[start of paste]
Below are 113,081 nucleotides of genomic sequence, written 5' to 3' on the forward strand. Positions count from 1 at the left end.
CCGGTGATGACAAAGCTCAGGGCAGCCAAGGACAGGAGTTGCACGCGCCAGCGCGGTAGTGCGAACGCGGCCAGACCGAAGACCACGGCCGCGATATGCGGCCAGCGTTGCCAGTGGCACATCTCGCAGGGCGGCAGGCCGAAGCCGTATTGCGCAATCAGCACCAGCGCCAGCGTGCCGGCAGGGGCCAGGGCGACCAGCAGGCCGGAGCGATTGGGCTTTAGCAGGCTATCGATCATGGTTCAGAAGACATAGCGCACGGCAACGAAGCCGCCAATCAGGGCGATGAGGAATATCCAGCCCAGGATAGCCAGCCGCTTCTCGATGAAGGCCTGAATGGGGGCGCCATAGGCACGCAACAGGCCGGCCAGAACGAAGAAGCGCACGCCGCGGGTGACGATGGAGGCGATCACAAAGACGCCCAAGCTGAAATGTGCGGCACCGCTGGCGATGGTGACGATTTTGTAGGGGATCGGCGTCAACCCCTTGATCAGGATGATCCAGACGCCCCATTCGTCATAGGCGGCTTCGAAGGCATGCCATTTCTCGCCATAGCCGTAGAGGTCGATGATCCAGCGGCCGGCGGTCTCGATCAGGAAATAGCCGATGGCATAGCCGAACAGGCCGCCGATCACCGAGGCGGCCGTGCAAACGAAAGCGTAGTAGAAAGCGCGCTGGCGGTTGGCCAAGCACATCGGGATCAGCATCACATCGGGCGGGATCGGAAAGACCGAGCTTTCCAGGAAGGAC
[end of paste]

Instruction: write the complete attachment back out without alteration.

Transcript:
Below are 113,081 nucleotides of genomic sequence, written 5' to 3' on the forward strand. Positions count from 1 at the left end.
CCGGTGATGACAAAGCTCAGGGCAGCCAAGGACAGGAGTTGCACGCGCCAGCGCGGTAGTGCGAACGCGGCCAGACCGAAGACCACGGCCGCGATATGCGGCCAGCGTTGCCAGTGGCACATCTCGCAGGGCGGCAGGCCGAAGCCGTATTGCGCAATCAGCACCAGCGCCAGCGTGCCGGCAGGGGCCAGGGCGACCAGCAGGCCGGAGCGATTGGGCTTTAGCAGGCTATCGATCATGGTTCAGAAGACATAGCGCACGGCAACGAAGCCGCCAATCAGGGCGATGAGGAATATCCAGCCCAGGATAGCCAGCCGCTTCTCGATGAAGGCCTGAATGGGGGCGCCATAGGCACGCAACAGGCCGGCCAGAACGAAGAAGCGCACGCCGCGGGTGACGATGGAGGCGATCACAAAGACGCCCAAGCTGAAATGTGCGGCACCGCTGGCGATGGTGACGATTTTGTAGGGGATCGGCGTCAACCCCTTGATCAGGATGATCCAGACGCCCCATTCGTCATAGGCGGCTTCGAAGGCATGCCATTTCTCGCCATAGCCGTAGAGGTCGATGATCCAGCGGCCGGCGGTCTCGATCAGGAAATAGCCGATGGCATAGCCGAACAGGCCGCCGATCACCGAGGCGGCCGTGCAAACGAAAGCGTAGTAGAAAGCGCGCTGGCGGTTGGCCAAGCACATCGGGATCAGCATCACATCGGGCGGGATCGGAAAGACCGAGCTTTCCAGGAAGGAC